The Clinton Foundation’s finances are so messy that the nation’s most influential charity watchdog put it on its “watch list” of problematic nonprofits last month, the New York Post reports. Charity Navigator, which rates nonprofits, refused to rate the Clinton Foundation because its “atypical business model . . . doesn’t meet our criteria.” Instead, it placed the Foundation on its “watch list,” which warns potential donors about investing in problematic charities.
The Clinton Foundation joins Al Sharpton’s troubled National Action Network on Charity Navigator’s list. It seems appropriate that two great con artists, Bill Clinton and Al Sharpton, should be thus be joined.
Sharpton’s outfit reportedly made the list because it didn’t pay payroll taxes for several years. The Clinton Foundation’s problems run deeper. According to the Post, it took in more than $140 million in grants and pledges in 2013 but spent just $9 million on direct aid.
Much of the Foundation’s money goes to travel ($8.5 million in 2013); conferences, conventions and meetings ($9.2 million); and payroll and employee benefits ($30 million). Ten executives received salaries of more than $100,000 in 2013. Eric Braverman, a friend of Chelsea Clinton, was paid nearly $275,000 in salary, benefits, and a housing allowance for just five months’ work as CEO that year.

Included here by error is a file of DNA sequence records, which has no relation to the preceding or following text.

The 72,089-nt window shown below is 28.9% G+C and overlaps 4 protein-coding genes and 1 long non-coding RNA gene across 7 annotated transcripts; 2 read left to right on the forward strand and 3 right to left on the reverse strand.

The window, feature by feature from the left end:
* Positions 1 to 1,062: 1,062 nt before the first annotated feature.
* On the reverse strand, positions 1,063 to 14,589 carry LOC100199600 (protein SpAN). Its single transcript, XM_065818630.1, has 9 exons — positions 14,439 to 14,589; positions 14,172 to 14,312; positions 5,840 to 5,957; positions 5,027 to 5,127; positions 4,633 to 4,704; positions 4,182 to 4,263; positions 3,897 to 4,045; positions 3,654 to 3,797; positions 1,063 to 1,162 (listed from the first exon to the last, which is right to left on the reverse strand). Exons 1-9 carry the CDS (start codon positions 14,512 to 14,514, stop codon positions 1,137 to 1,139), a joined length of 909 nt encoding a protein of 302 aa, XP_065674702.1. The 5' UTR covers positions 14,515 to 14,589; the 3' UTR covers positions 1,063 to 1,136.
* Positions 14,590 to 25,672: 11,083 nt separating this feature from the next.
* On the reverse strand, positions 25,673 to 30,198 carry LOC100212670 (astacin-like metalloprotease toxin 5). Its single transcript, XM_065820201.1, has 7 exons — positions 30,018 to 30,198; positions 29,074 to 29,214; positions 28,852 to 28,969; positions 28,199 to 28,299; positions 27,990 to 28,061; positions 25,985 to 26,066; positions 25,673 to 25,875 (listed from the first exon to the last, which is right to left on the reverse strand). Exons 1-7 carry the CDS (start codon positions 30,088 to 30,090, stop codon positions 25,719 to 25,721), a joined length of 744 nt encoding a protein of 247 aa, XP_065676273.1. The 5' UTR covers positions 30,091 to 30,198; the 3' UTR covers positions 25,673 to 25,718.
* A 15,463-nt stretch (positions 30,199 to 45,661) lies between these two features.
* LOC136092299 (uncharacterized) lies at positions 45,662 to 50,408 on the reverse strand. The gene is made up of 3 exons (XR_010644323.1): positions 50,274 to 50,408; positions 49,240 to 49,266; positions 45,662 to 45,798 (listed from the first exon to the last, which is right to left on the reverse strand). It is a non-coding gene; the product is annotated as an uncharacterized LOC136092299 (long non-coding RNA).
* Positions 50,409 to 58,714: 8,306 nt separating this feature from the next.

Bill Allison is a senior fellow at the Sunlight Foundation, a government watchdog group once run by prominent leftist Zephyr Teachout. In Allison’s view, “it seems like the Clinton Foundation operates as a slush fund for the Clintons.”
It’s important to note that the Clinton Foundation’s status as a problematic charity is distinct from the “Clinton cash” issue that Peter Schweizer and others have highlighted. “Clinton cash” focuses on the fundraising methods used by the Clintons. Specifically, there are substantial allegations that they raise money in part because nations and wealthy individuals hope to influence U.S. policy through their donations, and very possibly have succeeded in doing so.
The problem flagged by Charity Navigator and other watchdogs focuses on what the Clinton Foundation does with the money it raises (whether ethically or not). The Foundation’s profligacy and failure to spend a significant percentage of its funds on its alleged mission would be of concern even if there were no ethical problems associated with the Clintons’ fundraising.
The two sets of problems are related, however. Both stem from the same greed, sense of entitlement, and arrogance. In this respect, both are related to a host of Clinton scandals dating back to Whitewater.